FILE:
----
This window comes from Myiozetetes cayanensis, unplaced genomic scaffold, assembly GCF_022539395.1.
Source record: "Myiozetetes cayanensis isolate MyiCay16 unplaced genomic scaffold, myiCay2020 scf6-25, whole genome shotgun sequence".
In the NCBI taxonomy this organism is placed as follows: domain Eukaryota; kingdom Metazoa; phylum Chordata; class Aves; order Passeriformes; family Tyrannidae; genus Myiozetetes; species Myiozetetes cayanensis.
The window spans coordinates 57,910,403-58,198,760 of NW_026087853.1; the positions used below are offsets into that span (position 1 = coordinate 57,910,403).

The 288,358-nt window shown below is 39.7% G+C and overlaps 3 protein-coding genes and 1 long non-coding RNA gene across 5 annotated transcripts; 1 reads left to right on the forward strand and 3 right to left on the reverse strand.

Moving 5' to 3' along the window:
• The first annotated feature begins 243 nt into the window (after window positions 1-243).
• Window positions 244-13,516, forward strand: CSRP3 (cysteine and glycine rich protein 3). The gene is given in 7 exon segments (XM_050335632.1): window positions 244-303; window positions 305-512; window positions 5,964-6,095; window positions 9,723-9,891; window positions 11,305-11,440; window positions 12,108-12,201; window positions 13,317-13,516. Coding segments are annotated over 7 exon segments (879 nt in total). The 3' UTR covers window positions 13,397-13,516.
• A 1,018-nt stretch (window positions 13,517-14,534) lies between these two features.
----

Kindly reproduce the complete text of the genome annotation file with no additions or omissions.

This window comes from Myiozetetes cayanensis, unplaced genomic scaffold, assembly GCF_022539395.1.
Source record: "Myiozetetes cayanensis isolate MyiCay16 unplaced genomic scaffold, myiCay2020 scf6-25, whole genome shotgun sequence".
In the NCBI taxonomy this organism is placed as follows: domain Eukaryota; kingdom Metazoa; phylum Chordata; class Aves; order Passeriformes; family Tyrannidae; genus Myiozetetes; species Myiozetetes cayanensis.
The window spans coordinates 57,910,403-58,198,760 of NW_026087853.1; the positions used below are offsets into that span (position 1 = coordinate 57,910,403).

The 288,358-nt window shown below is 39.7% G+C and overlaps 3 protein-coding genes and 1 long non-coding RNA gene across 5 annotated transcripts; 1 reads left to right on the forward strand and 3 right to left on the reverse strand.

Moving 5' to 3' along the window:
• The first annotated feature begins 243 nt into the window (after window positions 1-243).
• Window positions 244-13,516, forward strand: CSRP3 (cysteine and glycine rich protein 3). The gene is given in 7 exon segments (XM_050335632.1): window positions 244-303; window positions 305-512; window positions 5,964-6,095; window positions 9,723-9,891; window positions 11,305-11,440; window positions 12,108-12,201; window positions 13,317-13,516. Coding segments are annotated over 7 exon segments (879 nt in total). The 3' UTR covers window positions 13,397-13,516.
• A 1,018-nt stretch (window positions 13,517-14,534) lies between these two features.